and cause irreparable injury to the
delieate structure in the drum of the
It is hazardous, indeed, to attempt
extraction in these cases, that it is
almost wiser to advise that the offend
ing object be left alone, no matter
how much pain and distress its pres
ence may cause. Certainly if a phy
sician can be reached, even with some
delay, the work should be left to him;
but a doctor may be inaccessible, or
the pain, as from the presence of a
live insect, may be so excraciating
that something must be done at once.
The first rule for removing anything
from the ear is a "don't"?don't poke
in the ear! If the trouble is due to
an insect, let the child lie on the op
posite side and then pour a little luke
warm water into the car; the insect
will almost always come to the surface
of the fluid and crawl out of the open
Syringing the ear with lukewarm
soap-water will usually suffice to dis
lodge a hard body which is too tightly
wedged in; if, however, this is some
thing that will absorb waterand swell,
we must refrain, for the only result
will be to fasten it more securely.
Sometimes a loop of very thin wire
can be slipped behind the intruder,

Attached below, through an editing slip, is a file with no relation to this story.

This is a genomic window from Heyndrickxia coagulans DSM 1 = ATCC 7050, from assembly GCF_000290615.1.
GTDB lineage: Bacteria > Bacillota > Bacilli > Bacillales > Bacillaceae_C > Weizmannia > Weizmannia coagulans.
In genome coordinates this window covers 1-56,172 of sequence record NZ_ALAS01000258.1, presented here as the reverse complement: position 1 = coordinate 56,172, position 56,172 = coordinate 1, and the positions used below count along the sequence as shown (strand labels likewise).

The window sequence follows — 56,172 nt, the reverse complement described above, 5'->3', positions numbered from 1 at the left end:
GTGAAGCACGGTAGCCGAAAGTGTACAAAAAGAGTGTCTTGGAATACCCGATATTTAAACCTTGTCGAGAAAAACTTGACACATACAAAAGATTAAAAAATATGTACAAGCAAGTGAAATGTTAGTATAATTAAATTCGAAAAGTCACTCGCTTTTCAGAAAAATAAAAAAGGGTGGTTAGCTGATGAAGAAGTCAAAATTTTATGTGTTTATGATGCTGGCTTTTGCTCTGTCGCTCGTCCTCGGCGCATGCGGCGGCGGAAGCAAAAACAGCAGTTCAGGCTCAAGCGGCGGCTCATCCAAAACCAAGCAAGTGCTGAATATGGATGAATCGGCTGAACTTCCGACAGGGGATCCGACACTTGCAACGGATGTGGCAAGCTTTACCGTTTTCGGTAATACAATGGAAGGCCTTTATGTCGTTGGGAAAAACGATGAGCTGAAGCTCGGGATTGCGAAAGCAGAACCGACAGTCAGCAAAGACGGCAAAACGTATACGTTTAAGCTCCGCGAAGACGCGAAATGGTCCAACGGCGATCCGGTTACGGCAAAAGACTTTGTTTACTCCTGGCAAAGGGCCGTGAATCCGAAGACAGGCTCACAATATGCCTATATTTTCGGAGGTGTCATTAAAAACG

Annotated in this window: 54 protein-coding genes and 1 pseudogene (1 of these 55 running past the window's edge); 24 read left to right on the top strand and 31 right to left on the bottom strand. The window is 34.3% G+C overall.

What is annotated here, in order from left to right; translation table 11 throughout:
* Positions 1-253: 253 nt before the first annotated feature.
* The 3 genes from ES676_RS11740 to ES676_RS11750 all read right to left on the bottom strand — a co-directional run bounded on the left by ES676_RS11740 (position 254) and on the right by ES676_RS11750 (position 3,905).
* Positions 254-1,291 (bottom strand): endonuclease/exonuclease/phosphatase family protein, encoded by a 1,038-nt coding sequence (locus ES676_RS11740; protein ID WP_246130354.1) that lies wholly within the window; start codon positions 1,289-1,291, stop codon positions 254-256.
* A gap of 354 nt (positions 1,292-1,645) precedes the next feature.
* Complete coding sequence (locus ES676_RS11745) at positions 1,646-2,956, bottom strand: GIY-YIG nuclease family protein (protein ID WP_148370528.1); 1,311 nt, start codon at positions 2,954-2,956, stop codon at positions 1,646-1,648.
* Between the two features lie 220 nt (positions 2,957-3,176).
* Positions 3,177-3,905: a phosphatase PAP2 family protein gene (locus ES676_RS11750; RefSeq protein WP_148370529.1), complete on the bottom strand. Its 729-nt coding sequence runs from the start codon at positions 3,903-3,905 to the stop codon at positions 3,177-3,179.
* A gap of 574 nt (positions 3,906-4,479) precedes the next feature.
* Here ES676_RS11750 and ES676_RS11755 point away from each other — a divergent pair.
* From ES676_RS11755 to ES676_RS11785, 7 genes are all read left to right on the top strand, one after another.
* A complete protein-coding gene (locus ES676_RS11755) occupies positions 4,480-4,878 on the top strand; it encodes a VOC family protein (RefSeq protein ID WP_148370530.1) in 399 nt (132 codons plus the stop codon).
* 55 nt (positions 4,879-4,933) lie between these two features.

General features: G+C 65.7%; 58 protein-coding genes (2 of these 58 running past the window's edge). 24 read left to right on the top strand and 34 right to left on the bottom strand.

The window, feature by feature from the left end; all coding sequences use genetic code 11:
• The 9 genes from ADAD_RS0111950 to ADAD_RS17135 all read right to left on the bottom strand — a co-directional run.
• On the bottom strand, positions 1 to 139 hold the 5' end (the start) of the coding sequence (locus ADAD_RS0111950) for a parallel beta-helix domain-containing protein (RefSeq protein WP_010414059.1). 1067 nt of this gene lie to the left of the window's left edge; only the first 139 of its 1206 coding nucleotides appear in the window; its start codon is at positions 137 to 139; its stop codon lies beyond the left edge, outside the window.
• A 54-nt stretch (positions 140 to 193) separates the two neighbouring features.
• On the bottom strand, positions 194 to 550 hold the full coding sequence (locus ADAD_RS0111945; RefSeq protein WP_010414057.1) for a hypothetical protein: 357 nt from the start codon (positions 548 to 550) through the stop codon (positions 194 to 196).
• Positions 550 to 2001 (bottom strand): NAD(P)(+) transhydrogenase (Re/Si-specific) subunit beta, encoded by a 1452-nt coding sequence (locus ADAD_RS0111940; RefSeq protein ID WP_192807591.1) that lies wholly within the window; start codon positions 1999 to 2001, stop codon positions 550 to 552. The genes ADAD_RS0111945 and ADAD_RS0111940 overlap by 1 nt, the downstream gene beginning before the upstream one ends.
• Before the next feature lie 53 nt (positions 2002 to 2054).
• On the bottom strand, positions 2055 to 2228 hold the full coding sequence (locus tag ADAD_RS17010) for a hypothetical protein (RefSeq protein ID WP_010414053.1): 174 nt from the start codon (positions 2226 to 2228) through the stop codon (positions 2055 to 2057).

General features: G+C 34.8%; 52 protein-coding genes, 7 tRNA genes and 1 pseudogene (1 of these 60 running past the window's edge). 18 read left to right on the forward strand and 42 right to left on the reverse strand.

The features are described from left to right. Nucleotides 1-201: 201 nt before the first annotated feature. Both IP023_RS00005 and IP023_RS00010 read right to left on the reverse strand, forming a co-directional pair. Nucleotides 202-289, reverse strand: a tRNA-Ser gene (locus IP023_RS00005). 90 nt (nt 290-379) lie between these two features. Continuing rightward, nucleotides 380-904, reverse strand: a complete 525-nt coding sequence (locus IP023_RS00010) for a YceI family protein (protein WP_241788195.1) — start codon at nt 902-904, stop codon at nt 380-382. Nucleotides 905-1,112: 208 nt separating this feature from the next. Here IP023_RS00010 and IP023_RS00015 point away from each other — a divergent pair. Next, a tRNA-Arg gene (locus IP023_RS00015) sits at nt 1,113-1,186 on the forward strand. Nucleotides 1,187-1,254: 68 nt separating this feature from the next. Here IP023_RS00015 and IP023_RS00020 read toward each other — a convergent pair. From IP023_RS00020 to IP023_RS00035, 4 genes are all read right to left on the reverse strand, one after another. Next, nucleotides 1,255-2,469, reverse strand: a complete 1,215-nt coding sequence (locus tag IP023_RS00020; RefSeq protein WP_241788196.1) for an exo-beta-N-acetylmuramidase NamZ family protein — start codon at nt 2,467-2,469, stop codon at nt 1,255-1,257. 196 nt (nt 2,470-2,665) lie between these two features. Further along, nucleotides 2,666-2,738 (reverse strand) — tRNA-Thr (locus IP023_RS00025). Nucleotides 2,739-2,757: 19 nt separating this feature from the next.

which can then, by a dexterous man
uvre, be pulled out. But this is one
of the measures that had better be
left to the doctor, if one can be found
without unreasonable delay. Indeed,
nothing should be done by either
mother or nurse, if it is possible to
Very serious injury, resulting in
permanent deafness, has been caused
by bungling efforts to extract a little
pebble that was for the time being
doing absolutely no harm, beyond
causing the mother needless alarm.?
YoutJi .* Compa n ion.
? The mines of the world produce
every vear 5<i0.000,0U0 tons of ore and coal.
? For a short distance a lion or a tiger
cau outrun a man, and can equal the
speed of a fast horae: but the animais
lose their wind at the end of about half a
mile. They have little endurance, and
are remarkably weak in lung power.